The crisis Systemic European event • Event of systemic proportions in parts of Europe The crisis Systemic European event • Event of systemic proportions in parts of Europe • Failure of private and public risk management policies in Iceland • Failure of the EU framework for cross-border banking • Figures as an example in major reports • Will affect the shape of a future framework for the regulation and supervision of cross-border banks • Also a key example of the problems with cross-currency liquidity management during the crisis - lack of CB liquidity provision and ELA facilities in terms of foreign currency

The crisis The banks’ collapse deepened the economic recession that was already in the The crisis The banks’ collapse deepened the economic recession that was already in the charts

The policy responses The policy responses

The policy responses IMF program • • A two year Stand-by Arrangement was initiated The policy responses IMF program • • A two year Stand-by Arrangement was initiated in November 2008 External financing from IMF, the Nordic countries, Poland others Extensive technical assistance First revision delayed but was completed in October 2009

The policy responses Key features of the IMF program 1. Exchange rate stability – The policy responses Key features of the IMF program 1. Exchange rate stability – Monetary policy’s contribution is to protect vulnerable balance sheets while their restructuring takes place – Unconventional measures: capital controls and FX interventions – FX reserves build-up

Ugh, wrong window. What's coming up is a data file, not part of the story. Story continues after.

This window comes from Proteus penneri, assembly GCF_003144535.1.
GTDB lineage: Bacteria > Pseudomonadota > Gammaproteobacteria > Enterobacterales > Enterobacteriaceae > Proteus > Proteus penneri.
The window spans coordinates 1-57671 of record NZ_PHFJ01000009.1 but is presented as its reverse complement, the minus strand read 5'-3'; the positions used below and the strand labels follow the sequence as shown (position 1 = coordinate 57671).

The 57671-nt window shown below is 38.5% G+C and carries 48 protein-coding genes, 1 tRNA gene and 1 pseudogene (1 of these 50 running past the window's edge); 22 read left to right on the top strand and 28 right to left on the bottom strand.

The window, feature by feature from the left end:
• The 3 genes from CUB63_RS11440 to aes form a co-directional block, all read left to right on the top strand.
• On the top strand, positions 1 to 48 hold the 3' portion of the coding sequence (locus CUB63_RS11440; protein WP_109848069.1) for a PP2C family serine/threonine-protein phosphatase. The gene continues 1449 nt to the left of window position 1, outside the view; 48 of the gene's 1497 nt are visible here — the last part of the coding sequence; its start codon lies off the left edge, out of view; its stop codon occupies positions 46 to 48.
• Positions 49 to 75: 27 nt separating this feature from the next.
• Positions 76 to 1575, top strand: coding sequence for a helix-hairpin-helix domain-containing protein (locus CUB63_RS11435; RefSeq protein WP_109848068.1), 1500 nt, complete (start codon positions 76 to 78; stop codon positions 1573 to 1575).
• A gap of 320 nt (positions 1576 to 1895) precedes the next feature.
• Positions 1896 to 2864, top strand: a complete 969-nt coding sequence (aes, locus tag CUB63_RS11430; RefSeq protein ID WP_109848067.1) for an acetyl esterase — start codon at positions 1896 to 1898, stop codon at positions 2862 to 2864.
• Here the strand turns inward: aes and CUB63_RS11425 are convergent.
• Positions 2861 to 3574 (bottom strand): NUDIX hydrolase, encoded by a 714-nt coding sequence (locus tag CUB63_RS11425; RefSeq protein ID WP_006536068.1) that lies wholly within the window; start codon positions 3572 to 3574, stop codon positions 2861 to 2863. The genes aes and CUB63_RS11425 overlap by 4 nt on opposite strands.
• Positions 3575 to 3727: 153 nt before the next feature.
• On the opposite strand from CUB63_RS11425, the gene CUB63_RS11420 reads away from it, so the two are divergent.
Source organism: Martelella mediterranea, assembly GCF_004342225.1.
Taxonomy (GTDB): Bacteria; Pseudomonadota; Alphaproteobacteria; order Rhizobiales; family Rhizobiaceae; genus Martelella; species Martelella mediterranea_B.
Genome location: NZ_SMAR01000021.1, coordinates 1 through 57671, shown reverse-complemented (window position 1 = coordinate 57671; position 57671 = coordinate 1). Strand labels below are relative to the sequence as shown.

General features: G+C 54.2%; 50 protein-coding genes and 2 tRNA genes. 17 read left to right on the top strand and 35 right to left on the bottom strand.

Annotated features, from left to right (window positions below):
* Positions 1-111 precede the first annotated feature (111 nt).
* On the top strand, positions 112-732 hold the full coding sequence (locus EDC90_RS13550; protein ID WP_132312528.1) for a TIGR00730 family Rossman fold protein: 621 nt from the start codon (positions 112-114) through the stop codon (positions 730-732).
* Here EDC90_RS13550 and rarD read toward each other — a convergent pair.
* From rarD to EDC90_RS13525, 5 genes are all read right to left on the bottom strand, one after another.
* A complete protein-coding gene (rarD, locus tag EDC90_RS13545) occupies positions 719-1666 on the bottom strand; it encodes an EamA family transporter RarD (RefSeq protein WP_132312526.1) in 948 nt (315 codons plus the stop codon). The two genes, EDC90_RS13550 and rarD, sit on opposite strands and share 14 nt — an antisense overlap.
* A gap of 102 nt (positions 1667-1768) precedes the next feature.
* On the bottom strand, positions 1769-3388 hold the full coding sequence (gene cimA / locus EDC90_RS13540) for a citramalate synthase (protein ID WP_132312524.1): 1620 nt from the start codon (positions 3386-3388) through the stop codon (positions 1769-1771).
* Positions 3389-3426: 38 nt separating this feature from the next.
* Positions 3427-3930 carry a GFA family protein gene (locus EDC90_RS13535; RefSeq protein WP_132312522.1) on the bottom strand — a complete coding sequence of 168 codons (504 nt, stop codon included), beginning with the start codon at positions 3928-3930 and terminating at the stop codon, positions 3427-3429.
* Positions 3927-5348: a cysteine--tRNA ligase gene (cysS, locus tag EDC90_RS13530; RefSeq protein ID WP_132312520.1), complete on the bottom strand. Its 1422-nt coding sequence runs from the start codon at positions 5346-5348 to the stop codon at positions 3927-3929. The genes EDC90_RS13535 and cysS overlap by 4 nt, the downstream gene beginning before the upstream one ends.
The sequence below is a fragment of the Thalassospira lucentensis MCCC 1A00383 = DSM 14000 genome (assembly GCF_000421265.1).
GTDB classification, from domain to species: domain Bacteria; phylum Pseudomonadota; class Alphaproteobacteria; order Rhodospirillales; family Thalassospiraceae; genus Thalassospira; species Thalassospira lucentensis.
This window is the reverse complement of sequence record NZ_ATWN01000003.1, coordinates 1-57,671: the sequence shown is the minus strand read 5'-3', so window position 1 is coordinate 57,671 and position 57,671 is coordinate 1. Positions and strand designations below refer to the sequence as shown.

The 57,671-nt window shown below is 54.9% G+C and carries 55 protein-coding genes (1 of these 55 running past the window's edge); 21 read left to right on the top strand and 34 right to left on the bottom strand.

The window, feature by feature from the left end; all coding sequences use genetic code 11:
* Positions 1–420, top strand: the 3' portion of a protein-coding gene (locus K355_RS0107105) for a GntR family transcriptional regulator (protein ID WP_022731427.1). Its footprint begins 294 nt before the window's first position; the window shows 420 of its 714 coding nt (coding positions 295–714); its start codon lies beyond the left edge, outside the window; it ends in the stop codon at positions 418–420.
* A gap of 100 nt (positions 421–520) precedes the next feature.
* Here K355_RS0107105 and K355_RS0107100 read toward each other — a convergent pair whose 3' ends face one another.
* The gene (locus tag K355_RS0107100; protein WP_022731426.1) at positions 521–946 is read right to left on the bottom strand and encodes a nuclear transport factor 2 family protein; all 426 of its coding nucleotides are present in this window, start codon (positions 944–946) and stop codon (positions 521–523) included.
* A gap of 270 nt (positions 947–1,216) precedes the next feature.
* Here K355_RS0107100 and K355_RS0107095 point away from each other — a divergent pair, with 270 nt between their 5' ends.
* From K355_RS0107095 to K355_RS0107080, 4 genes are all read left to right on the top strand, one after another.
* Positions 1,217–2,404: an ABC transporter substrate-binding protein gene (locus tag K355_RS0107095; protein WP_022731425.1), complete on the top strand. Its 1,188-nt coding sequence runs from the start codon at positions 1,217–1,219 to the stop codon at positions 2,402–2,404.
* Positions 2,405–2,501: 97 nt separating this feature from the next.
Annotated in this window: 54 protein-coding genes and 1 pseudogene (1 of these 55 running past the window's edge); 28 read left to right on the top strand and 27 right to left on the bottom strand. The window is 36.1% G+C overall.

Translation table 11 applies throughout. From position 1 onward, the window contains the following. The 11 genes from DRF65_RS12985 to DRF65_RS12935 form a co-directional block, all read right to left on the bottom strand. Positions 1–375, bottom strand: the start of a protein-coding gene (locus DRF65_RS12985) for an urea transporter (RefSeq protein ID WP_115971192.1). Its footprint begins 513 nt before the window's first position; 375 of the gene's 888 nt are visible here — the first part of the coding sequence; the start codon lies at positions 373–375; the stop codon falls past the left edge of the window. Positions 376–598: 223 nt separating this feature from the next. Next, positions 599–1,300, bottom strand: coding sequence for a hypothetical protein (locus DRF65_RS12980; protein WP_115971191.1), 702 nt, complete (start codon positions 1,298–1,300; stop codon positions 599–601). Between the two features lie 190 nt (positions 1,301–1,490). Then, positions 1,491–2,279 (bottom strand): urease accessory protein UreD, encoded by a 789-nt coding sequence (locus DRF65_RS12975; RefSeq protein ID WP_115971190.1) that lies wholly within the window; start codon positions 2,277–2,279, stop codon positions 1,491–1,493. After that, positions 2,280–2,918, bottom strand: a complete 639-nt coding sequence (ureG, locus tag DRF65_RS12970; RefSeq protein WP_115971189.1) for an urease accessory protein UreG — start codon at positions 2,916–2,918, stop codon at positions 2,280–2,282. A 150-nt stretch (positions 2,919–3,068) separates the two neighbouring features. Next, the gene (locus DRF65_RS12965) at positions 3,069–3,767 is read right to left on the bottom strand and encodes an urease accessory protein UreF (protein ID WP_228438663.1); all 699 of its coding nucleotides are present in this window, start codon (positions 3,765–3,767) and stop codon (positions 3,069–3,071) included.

Monetary stance has been relaxed but still too tight for the domestic economy Monetary stance has been relaxed but still too tight for the domestic economy

The policy responses Key features of the IMF program 2. Bank resurrection and debt The policy responses Key features of the IMF program 2. Bank resurrection and debt restructuring – Approximately 90% of the banking system collapsed, markets seized up and private sector debt and payment problems increased – Bank restructuring has been delayed but important milestones have been reached – The conditions ripe for private sector debt restructuring

The policy responses Key features of the IMF program 3. Public debt sustainability – The policy responses Key features of the IMF program 3. Public debt sustainability – Debt sustainability analysis – Plan for government finances and decisive action on that front – Multilateral and bilateral loans

Exchange rate developments The ISK remains weak but has stabilised… Exchange rate developments The ISK remains weak but has stabilised…

Exchange rate developments … despite declining interventions by the Central Bank Exchange rate developments … despite declining interventions by the Central Bank

The prospects for recovery The prospects for recovery

The prospects for recovery The contraction seems to be bottoming out The prospects for recovery The contraction seems to be bottoming out

The prospects for recovery The economy’s flexibility has provided support The prospects for recovery The economy’s flexibility has provided support

The prospects for recovery The economy’s flexibility has provided support The prospects for recovery The economy’s flexibility has provided support

An underlying current account deficit is turning into a surplus An underlying current account deficit is turning into a surplus

The economy will begin to recover in the beginning of next year The economy will begin to recover in the beginning of next year

Longer term prospects • Iceland´s longer term prospects are underpinned by the strong resource Longer term prospects • Iceland´s longer term prospects are underpinned by the strong resource base and human capital • The degree and mode of integration with the rest of the world is also under consideration • There are probably more than one or two alternatives • Iceland has now applied for EU membership